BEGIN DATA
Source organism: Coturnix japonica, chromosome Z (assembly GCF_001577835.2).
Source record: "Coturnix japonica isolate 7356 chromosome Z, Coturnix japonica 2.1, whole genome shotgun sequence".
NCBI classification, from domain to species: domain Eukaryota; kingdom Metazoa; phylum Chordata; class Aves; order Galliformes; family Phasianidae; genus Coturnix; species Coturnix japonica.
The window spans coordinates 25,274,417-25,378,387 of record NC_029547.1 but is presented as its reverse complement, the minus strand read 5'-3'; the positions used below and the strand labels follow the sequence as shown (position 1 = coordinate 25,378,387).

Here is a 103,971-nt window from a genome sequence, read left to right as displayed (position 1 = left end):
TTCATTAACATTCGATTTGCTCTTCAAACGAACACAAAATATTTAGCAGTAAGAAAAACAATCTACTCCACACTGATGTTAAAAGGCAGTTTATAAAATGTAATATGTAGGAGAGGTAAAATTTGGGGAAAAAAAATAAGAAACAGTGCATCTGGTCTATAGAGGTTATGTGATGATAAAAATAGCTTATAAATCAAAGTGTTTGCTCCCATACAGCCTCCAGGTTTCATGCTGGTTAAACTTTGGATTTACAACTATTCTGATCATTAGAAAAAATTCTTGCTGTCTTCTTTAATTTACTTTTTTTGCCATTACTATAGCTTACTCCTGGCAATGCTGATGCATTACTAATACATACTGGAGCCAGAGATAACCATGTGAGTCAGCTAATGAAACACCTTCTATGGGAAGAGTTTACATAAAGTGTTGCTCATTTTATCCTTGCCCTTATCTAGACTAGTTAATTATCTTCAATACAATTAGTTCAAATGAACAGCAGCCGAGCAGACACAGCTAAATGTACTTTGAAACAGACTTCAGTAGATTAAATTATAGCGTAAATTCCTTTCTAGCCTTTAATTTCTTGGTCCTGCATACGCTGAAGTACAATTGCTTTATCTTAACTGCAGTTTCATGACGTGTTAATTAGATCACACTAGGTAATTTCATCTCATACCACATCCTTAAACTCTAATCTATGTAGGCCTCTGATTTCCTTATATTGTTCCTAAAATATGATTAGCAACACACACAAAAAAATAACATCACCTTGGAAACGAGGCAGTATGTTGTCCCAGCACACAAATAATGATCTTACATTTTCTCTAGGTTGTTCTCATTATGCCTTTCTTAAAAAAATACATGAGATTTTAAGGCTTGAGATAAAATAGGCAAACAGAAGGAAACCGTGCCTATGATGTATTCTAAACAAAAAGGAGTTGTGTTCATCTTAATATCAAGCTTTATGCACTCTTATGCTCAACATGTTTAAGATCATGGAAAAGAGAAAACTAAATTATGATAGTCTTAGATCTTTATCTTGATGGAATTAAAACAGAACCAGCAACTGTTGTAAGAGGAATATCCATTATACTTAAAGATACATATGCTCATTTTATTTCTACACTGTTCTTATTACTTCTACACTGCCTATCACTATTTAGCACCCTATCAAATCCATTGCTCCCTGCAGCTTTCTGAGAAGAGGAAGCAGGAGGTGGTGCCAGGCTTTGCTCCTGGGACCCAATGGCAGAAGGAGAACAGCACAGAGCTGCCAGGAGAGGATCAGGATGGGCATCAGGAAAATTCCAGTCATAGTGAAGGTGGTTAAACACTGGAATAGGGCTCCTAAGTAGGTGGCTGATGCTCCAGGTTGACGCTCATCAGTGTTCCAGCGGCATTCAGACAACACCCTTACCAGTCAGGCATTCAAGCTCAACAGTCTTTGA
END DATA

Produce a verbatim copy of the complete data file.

Source organism: Coturnix japonica, chromosome Z (assembly GCF_001577835.2).
Source record: "Coturnix japonica isolate 7356 chromosome Z, Coturnix japonica 2.1, whole genome shotgun sequence".
NCBI classification, from domain to species: domain Eukaryota; kingdom Metazoa; phylum Chordata; class Aves; order Galliformes; family Phasianidae; genus Coturnix; species Coturnix japonica.
The window spans coordinates 25,274,417-25,378,387 of record NC_029547.1 but is presented as its reverse complement, the minus strand read 5'-3'; the positions used below and the strand labels follow the sequence as shown (position 1 = coordinate 25,378,387).

Here is a 103,971-nt window from a genome sequence, read left to right as displayed (position 1 = left end):
TTCATTAACATTCGATTTGCTCTTCAAACGAACACAAAATATTTAGCAGTAAGAAAAACAATCTACTCCACACTGATGTTAAAAGGCAGTTTATAAAATGTAATATGTAGGAGAGGTAAAATTTGGGGAAAAAAAATAAGAAACAGTGCATCTGGTCTATAGAGGTTATGTGATGATAAAAATAGCTTATAAATCAAAGTGTTTGCTCCCATACAGCCTCCAGGTTTCATGCTGGTTAAACTTTGGATTTACAACTATTCTGATCATTAGAAAAAATTCTTGCTGTCTTCTTTAATTTACTTTTTTTGCCATTACTATAGCTTACTCCTGGCAATGCTGATGCATTACTAATACATACTGGAGCCAGAGATAACCATGTGAGTCAGCTAATGAAACACCTTCTATGGGAAGAGTTTACATAAAGTGTTGCTCATTTTATCCTTGCCCTTATCTAGACTAGTTAATTATCTTCAATACAATTAGTTCAAATGAACAGCAGCCGAGCAGACACAGCTAAATGTACTTTGAAACAGACTTCAGTAGATTAAATTATAGCGTAAATTCCTTTCTAGCCTTTAATTTCTTGGTCCTGCATACGCTGAAGTACAATTGCTTTATCTTAACTGCAGTTTCATGACGTGTTAATTAGATCACACTAGGTAATTTCATCTCATACCACATCCTTAAACTCTAATCTATGTAGGCCTCTGATTTCCTTATATTGTTCCTAAAATATGATTAGCAACACACACAAAAAAATAACATCACCTTGGAAACGAGGCAGTATGTTGTCCCAGCACACAAATAATGATCTTACATTTTCTCTAGGTTGTTCTCATTATGCCTTTCTTAAAAAAATACATGAGATTTTAAGGCTTGAGATAAAATAGGCAAACAGAAGGAAACCGTGCCTATGATGTATTCTAAACAAAAAGGAGTTGTGTTCATCTTAATATCAAGCTTTATGCACTCTTATGCTCAACATGTTTAAGATCATGGAAAAGAGAAAACTAAATTATGATAGTCTTAGATCTTTATCTTGATGGAATTAAAACAGAACCAGCAACTGTTGTAAGAGGAATATCCATTATACTTAAAGATACATATGCTCATTTTATTTCTACACTGTTCTTATTACTTCTACACTGCCTATCACTATTTAGCACCCTATCAAATCCATTGCTCCCTGCAGCTTTCTGAGAAGAGGAAGCAGGAGGTGGTGCCAGGCTTTGCTCCTGGGACCCAATGGCAGAAGGAGAACAGCACAGAGCTGCCAGGAGAGGATCAGGATGGGCATCAGGAAAATTCCAGTCATAGTGAAGGTGGTTAAACACTGGAATAGGGCTCCTAAGTAGGTGGCTGATGCTCCAGGTTGACGCTCATCAGTGTTCCAGCGGCATTCAGACAACACCCTTACCAGTCAGGCATTCAAGCTCAACAGTCTTTGA